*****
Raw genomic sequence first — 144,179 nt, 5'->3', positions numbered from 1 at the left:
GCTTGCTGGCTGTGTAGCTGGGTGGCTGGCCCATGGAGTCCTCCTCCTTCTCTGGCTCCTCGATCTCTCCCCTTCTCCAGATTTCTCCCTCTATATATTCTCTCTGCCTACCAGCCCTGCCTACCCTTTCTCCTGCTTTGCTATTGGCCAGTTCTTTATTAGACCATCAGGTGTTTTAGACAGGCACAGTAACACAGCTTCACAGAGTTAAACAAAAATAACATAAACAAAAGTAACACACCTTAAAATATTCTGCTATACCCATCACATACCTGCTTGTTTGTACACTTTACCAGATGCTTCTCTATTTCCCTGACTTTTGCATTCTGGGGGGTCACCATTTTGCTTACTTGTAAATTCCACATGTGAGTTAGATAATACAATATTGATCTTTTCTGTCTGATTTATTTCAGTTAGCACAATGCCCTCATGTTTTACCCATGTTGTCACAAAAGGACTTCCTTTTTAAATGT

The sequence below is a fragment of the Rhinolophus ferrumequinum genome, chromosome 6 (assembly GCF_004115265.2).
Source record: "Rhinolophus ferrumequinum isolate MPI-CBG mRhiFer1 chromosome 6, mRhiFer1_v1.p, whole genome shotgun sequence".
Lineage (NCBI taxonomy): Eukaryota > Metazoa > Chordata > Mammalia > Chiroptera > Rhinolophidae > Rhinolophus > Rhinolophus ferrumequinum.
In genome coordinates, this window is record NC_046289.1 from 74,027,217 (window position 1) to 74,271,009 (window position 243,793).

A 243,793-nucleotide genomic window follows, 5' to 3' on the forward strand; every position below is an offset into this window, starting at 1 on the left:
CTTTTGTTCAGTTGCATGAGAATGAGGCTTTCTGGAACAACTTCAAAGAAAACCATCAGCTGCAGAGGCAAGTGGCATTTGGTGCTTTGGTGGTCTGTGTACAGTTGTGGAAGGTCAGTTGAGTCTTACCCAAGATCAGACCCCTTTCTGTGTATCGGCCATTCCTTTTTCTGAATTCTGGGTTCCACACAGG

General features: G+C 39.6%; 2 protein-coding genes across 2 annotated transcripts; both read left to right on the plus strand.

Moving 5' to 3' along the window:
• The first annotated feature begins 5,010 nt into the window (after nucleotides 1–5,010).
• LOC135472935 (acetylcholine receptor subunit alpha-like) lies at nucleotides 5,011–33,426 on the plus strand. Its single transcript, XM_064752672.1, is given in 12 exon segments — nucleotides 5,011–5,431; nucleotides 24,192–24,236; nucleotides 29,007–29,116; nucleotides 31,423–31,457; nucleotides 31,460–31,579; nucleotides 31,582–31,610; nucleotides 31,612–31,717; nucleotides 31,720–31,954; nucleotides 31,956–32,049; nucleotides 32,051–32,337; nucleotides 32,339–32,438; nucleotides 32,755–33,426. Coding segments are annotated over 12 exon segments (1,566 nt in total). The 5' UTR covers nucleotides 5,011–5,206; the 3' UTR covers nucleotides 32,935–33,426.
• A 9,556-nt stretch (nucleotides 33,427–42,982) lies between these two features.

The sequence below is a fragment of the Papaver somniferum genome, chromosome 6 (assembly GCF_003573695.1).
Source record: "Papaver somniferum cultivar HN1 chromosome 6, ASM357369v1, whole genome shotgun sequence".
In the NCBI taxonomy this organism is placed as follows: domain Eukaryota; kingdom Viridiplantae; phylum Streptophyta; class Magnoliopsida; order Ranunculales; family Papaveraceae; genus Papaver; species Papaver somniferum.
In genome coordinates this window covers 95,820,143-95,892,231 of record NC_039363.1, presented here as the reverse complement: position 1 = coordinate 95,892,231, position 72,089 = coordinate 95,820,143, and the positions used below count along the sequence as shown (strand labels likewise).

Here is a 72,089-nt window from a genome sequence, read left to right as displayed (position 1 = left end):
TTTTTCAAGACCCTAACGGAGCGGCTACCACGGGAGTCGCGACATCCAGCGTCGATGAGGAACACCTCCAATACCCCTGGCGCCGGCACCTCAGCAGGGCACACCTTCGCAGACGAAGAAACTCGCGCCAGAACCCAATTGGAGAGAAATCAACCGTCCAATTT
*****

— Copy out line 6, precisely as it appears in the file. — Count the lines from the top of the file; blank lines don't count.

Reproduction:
In genome coordinates, this window is record NC_046289.1 from 74,027,217 (window position 1) to 74,271,009 (window position 243,793).